Beijing Bicycle (2001)
Reviewed by: ewaffle on 2010-07-11
Beijing Bicycle begins as a story of young love and becomes a harrowing, blood drenched look at class conflict and the its potentially murderous consequences in China's capital city. It begins with shots of men from the countryside being interviewed as bicycle messengers for a busy document delivery company. They are the almost perfectly unsophisticated, unable to estimate how much they were paid while in the country and willing to do just about any job available. One of them is Guei who becomes the top earner in the company, able to make enough in a month to pay off the mountain bike the company has provided to him and earn a much better payout from each delivery. Guei lives with Mantis an older friend/cousin from the country who has a tiny store in an alley. From there they are able to gaze at Qin, a resident of a luxury building that overlooks their alley. Qin, played by Zhou Xun, is as much a part of the "real" Beijing as the building she lives in or the high fashion outfits she wears. Their only contact with her is when she stops into the store occasionally to buy soy sauce.

The day that Guei finishes paying for his bike it is stolen and he is fired. Since the bike is the only way Guei can earn enough to stay in Beijing and also because he has a single-minded determination to find his it, he tracks it down. The bike is with Jian, a working class teenager who strives to be like the group of guys in his class at a private school and who are from wealthier families than he. Jian lives with his mother, stepfather and stepsister in a crowded working class apartment. The bike itself is an example of the class divide between Jian and his friends from school. He doesn't have a bicycle when we first encounter him but is able to buy a used bike--it turns out to be Guei's stolen bike . His friends all have new bikes given them by their parents, people who could live in the same type of apartment as Qin, the unobtainable beauty who entrances Guei. Jian now fits in with his buddies and has the self confidence to approach Xiao a beautful classmate who, it turns out, has had her eye on him. She is played by Gao Yuanyuan.

There are gaping holes in the plot of "Beijing Bicycle" which are hard to overlook because they are crucial to the way the action unfolds. In one of them Jian is told by his stepfather that Jian won't be getting a bike because the money his stepfather had been saving must go to pay school fees for his stepsister. Jian explodes and the audience learns that, at least from his point of view, that this is just one of a series of broken promises so we aren't surprised when the money for his bike turns out to be the money his stepfather had been saving. The problem here isn't that Jian found and took the money but that a family that lives in a warren of slapdash apartments with communal plumbing could have enough extra money to send two children to expensive private schools.

Jian and his friends dress in school uniforms--blue blazers, white shirts, red ties--and we generally see them in the afternoon and evening, still dressed that way but with shirttails hanging and ties stuffed in pockets. He desperately wants to fit in with them. Guei is a loner. He has not social skills, is intimidated to speechlessness by almost every encounter with anyone on a higher social level than he--which is just about everyone. He is happy sleeping on the floor of the store, riding his bike both while making deliveries and just to ride, and passing the time with his only friend Mantis. A great example of the chasm between Guei and Jian is in personal hygiene. In the morning Jian walks through long hallways and across alleyways passing others who are getting ready for their day including a woman who is standing at a sink brushing her teeth. He stops for a moment to get a quick cup of water from the faucet. We see Guei on the other side of town squatting next to Mantis who is brushing his teeth while holding a cup of water. Mantis finishes and offers his toothbrush and the water to Guei. He hesitates but then takes it and starts brushing--clearly he hadn't brought one with him from the country. A communal sink is one indicator of class, a communal toothbrush is another altogether.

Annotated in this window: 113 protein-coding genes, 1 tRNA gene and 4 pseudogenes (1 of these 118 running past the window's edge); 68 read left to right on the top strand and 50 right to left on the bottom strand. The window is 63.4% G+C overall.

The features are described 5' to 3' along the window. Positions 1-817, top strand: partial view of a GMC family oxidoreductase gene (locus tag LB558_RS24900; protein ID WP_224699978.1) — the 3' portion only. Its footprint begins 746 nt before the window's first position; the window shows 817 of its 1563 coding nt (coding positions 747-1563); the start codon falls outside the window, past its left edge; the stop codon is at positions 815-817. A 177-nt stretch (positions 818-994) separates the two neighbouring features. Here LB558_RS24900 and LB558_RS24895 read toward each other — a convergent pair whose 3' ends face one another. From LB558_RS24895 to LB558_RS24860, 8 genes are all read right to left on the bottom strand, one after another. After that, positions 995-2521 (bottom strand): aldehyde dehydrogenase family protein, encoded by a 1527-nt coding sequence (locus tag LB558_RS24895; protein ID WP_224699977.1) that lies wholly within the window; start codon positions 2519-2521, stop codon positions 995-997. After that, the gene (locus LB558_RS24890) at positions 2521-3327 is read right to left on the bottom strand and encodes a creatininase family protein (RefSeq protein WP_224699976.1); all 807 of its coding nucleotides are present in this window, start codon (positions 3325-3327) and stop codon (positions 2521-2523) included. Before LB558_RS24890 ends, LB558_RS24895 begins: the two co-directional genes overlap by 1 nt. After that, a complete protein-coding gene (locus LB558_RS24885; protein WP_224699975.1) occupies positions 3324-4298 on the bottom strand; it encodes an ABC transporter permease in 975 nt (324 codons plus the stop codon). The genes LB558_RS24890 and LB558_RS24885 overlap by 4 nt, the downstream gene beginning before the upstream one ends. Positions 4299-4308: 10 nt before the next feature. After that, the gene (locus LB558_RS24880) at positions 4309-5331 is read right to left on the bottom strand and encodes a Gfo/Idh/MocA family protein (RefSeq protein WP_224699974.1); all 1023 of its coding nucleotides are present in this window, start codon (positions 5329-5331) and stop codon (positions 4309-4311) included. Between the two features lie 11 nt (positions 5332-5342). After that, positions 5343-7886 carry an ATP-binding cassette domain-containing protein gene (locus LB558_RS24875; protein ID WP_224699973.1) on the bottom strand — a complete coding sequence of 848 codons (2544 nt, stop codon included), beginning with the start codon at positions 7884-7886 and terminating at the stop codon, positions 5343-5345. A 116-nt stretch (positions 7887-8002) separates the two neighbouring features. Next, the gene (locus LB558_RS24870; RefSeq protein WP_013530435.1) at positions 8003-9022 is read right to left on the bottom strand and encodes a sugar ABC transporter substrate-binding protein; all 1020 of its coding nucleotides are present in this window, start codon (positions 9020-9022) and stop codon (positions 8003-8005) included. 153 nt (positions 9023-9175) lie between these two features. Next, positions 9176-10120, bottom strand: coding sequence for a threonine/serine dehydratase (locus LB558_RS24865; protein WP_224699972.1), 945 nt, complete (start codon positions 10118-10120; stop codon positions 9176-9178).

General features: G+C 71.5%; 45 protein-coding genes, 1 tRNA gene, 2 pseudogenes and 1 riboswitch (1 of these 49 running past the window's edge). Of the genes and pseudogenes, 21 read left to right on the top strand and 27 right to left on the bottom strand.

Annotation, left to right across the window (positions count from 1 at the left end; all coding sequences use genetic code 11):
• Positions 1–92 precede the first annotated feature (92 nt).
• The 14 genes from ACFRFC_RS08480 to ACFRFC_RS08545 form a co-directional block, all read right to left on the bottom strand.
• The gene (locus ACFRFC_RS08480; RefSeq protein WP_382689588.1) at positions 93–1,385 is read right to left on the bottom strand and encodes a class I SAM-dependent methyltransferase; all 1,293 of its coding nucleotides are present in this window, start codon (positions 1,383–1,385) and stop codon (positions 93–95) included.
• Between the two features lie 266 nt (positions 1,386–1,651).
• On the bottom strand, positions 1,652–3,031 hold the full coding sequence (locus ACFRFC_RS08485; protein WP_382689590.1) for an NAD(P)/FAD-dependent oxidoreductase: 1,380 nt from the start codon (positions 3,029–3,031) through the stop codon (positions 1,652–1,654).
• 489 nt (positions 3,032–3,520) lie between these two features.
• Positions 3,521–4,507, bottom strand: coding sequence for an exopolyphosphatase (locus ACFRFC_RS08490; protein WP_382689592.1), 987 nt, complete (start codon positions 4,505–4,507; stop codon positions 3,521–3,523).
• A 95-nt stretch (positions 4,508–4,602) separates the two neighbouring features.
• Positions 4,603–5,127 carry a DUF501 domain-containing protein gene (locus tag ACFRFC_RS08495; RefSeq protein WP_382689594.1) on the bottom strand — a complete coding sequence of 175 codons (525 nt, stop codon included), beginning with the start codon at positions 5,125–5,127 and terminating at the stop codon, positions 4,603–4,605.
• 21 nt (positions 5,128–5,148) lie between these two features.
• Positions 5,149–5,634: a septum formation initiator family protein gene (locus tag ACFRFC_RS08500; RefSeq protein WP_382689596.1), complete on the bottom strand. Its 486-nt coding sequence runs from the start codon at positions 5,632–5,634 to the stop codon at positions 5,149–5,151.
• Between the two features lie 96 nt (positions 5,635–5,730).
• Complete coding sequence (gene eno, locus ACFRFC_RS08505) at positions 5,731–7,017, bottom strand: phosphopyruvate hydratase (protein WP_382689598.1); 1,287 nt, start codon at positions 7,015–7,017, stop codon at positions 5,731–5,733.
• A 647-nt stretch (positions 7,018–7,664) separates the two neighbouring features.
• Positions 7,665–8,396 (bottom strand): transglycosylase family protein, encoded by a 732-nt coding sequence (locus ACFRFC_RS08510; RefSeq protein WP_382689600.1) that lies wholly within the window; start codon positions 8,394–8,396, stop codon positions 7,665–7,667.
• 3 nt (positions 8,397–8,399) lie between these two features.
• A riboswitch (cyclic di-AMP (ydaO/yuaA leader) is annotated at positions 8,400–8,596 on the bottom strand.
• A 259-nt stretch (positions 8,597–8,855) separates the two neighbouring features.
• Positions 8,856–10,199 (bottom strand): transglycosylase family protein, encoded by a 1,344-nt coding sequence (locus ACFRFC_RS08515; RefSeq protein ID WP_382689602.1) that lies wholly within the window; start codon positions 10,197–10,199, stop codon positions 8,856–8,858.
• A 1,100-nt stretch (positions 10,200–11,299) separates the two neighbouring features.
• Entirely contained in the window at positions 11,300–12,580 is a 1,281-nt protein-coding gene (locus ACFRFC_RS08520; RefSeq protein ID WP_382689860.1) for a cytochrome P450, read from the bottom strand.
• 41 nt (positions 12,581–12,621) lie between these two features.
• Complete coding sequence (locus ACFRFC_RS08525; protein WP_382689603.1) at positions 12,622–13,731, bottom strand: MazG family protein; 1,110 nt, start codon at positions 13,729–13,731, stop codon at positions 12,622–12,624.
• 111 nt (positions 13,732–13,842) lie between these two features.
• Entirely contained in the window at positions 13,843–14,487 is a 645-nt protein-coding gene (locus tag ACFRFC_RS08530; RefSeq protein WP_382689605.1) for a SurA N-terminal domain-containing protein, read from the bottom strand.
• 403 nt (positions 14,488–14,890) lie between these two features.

Unlike the lead actors the young actresses in "Beijing Bicycle" (each of the characters are seventeen years old) don't have much to do. Qin, Zhou Xun's character, is superfluous to the plot and structure of the movie--her scenes could be cut and not missed. Qin's story could be told as a short film in itself. Gao Yuanyuan who plays Xiao has more screen time than Zhou Xun and Xiao, unlike Qin, actually has a few lines to speak but after a promising start her role disappears into the background.

Viewers have drawn comparisons between "Beijing Bicycle" and "The Bicycle Thief" based on some obvious similarities (bicycles, thievery) which I don't think stand up well to closer scrutiny. Vittorio De Sica's film is a masterpiece, the high point of Italian neo-realism and probably the most highly praised movie of the post World War II decade. Wang Xiao-shuai's film can only suffer in an attempt to bracket them.